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DMK doesn’t know how to use me…won’t vote this time: MK Alagiri

Alagiri’s disappearance from the poll scene has left many of his supporters in southern Tamil Nadu in a fix.

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On May 7, as DMK leader M K Stalin addressed a massive rally in Madurai, his elder brother M K Alagiri sat in deep sulk at his palatial bungalow on the outskirts of the town. “I have no opinion,” he says of the election in which his father is contesting for the 13th time. And then for good measure: “I will not vote for any party this time.”

While the patriarch, M Karunanidhi, has made it clear that he will be chief minister should the DMK come to power — “If he (Stalin) has to get a chance, nature has to do something to me,” he said on Tuesday — there’s no doubt that the 63-year-old Stalin is the chosen one. Alagiri knows this better than anyone else, but has never been able to come to terms with his younger brother’s rise in the party.

Karunanidhi had seen this coming long ago and so, in 1980, he sent Alagiri to Madurai, ostensibly to look after the party and to run Murasoli, the DMK mouthpiece. For 36 years, he lorded over the district.

Now, with his brother running a high-voltage campaign, Alagiri says he has no stake in it.

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“It has been three years… at least two-and-half years,” says Alagiri about the last time he spoke to Stalin. Speaking on the phone from Madurai, he adds he hasn’t spoken to his half-sister Kanimozhi in almost three years.

About the party’s chances in Madurai, he says, “They (DMK) don’t know how to use me.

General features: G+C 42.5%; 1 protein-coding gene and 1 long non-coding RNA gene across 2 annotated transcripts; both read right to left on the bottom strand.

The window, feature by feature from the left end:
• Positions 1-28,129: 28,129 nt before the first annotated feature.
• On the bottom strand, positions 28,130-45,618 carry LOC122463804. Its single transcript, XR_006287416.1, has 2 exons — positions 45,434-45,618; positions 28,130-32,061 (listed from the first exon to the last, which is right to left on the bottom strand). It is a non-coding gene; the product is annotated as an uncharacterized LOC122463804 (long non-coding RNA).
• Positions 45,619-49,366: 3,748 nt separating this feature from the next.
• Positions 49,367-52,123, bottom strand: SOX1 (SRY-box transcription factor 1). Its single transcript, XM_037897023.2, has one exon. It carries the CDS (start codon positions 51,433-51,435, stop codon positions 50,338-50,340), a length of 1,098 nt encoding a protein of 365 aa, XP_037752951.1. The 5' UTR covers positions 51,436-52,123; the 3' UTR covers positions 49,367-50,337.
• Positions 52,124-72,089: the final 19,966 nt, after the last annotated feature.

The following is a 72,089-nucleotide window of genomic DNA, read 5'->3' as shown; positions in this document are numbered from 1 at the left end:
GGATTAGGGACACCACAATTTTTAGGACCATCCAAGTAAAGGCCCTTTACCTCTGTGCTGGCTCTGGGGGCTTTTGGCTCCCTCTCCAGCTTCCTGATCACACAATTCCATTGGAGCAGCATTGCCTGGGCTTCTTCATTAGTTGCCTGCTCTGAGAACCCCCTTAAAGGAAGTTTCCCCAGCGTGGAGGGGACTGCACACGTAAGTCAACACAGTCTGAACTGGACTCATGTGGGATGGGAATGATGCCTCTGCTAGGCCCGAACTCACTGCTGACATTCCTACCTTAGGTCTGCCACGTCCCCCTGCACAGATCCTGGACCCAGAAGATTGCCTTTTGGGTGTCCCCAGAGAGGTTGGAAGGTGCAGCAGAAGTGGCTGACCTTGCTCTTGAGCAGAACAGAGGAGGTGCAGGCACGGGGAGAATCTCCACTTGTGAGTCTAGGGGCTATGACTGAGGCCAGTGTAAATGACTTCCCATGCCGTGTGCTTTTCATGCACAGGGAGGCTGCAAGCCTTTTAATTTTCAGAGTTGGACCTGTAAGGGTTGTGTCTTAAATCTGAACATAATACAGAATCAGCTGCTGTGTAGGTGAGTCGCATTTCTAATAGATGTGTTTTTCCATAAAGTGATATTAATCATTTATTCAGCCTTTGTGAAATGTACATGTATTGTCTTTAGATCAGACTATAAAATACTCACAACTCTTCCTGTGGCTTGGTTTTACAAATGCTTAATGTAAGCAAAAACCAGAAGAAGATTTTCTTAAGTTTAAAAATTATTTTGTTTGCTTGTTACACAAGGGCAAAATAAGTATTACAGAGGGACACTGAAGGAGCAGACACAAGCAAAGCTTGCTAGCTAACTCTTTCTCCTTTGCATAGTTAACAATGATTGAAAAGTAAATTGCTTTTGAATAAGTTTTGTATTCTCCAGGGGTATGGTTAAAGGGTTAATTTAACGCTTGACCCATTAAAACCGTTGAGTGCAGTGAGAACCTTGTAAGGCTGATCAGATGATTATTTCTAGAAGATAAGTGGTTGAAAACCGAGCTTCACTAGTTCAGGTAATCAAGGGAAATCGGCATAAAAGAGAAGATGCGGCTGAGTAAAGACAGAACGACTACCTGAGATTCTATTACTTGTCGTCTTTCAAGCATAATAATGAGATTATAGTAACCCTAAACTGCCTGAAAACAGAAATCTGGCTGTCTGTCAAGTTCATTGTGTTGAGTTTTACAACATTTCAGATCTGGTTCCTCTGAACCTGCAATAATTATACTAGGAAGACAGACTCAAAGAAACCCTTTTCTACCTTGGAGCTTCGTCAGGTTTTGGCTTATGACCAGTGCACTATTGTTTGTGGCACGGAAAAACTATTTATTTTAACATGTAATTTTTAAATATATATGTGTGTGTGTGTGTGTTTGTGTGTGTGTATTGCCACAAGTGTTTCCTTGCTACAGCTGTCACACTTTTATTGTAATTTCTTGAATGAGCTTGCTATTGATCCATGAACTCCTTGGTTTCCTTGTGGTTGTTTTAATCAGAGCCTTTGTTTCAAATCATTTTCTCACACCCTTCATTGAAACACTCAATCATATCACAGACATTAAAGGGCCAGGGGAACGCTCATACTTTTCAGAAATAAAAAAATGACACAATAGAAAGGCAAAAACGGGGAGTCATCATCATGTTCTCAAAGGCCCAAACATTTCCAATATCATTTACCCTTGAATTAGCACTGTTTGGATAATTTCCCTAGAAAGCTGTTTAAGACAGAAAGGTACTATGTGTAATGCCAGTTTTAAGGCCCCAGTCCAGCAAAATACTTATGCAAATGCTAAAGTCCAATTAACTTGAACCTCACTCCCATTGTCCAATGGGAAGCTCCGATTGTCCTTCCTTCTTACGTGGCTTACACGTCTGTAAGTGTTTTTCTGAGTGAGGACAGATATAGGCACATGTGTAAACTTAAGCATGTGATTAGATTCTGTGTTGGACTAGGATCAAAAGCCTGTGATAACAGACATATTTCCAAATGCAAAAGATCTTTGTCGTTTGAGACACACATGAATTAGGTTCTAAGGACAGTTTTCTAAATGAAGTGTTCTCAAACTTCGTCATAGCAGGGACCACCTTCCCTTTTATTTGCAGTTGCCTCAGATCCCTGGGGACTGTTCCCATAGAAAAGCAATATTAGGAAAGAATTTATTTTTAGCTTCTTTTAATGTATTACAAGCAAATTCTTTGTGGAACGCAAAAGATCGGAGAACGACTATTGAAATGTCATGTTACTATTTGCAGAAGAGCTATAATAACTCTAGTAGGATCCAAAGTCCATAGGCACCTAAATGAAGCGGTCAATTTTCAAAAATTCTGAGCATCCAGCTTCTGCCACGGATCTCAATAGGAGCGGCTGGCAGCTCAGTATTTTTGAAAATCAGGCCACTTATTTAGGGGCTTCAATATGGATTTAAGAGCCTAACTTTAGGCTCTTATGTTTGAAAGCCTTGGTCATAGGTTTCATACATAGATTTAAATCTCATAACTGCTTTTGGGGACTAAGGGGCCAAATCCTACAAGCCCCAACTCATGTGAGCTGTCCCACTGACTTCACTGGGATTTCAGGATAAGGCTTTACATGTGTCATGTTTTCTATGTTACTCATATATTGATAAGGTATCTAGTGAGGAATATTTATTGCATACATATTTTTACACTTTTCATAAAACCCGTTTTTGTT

I am not interested in this kind of politics.” Is he willing to bet on how many seats the DMK will win in Madurai’s 10 constituencies? “Not a single seat,” he says.


This is a very different Alagiri from the one Madurai saw in the summer of 2011. That election, he was everywhere — the centre of almost every controversy, the target of rivals’ barbs. At her rally in Madurai, AIADMK chief J Jayalalithaa had said, “This is the chance for the common man to punish the DMK for scams, kangaroo courts and rowdyism. If not now, when,” she had asked, urging the voters to bring back the “rule of law” in Madurai.

That was the time that Alagiri was in the news for all the wrong reasons. ‘Pottu’ Suresh, ‘Attack’ Pandi, ‘Karate’ Pandian were among the mafia leaders who allegedly thrived under Alagiri’s self-styled rule in Madurai. He was also named as an accused in the murder of ‘Pasumpon’ T Kiruttinan, a former DMK minister close to Stalin, but was acquitted in 2007.

Alagiri’s disappearance from the poll scene has left many of his supporters in southern Tamil Nadu in a fix. “We can’t be seen supporting him openly. Also, who knows, one day he will settle all the issues with his family and we will be thrown out of the party. So we meet him, but keep a low profile,” says an aide.


“When Alagiri was in power, he misused it. He was indifferent to people, he was erratic in his work, he rarely turned up in Parliament when he was MP and union minister. But he is also a generous man who helps poor people and supports their children’s education. Everyday, some 100 people visit him at his home,” says one of his closest friends.

These days, his routine is rather unremarkable: wakes up at 7am, go for a walk, meets people, lunch, a short siesta, meets visitors again and retires for the day by 6 pm. “I get a lot of visitors everyday, mostly friends and followers. I also watch cricket — that’s my favourite past time,” he says.

Away from such benign indulgences, there’s something serious brewing on Alagiri’s turf. Many of his loyalists The Indian Express spoke to say they are working to defeat two candidates this election: P D R B Thiyakarasan of Madurai Central constituency and K Thalapathi of Madurai West, both known to be close to Stalin. “No senior leader is involved in this. We have boys on the ground to defeat them,” says an Alagiri supporter.



First published on: 12-05-2016 at 04:25 IST
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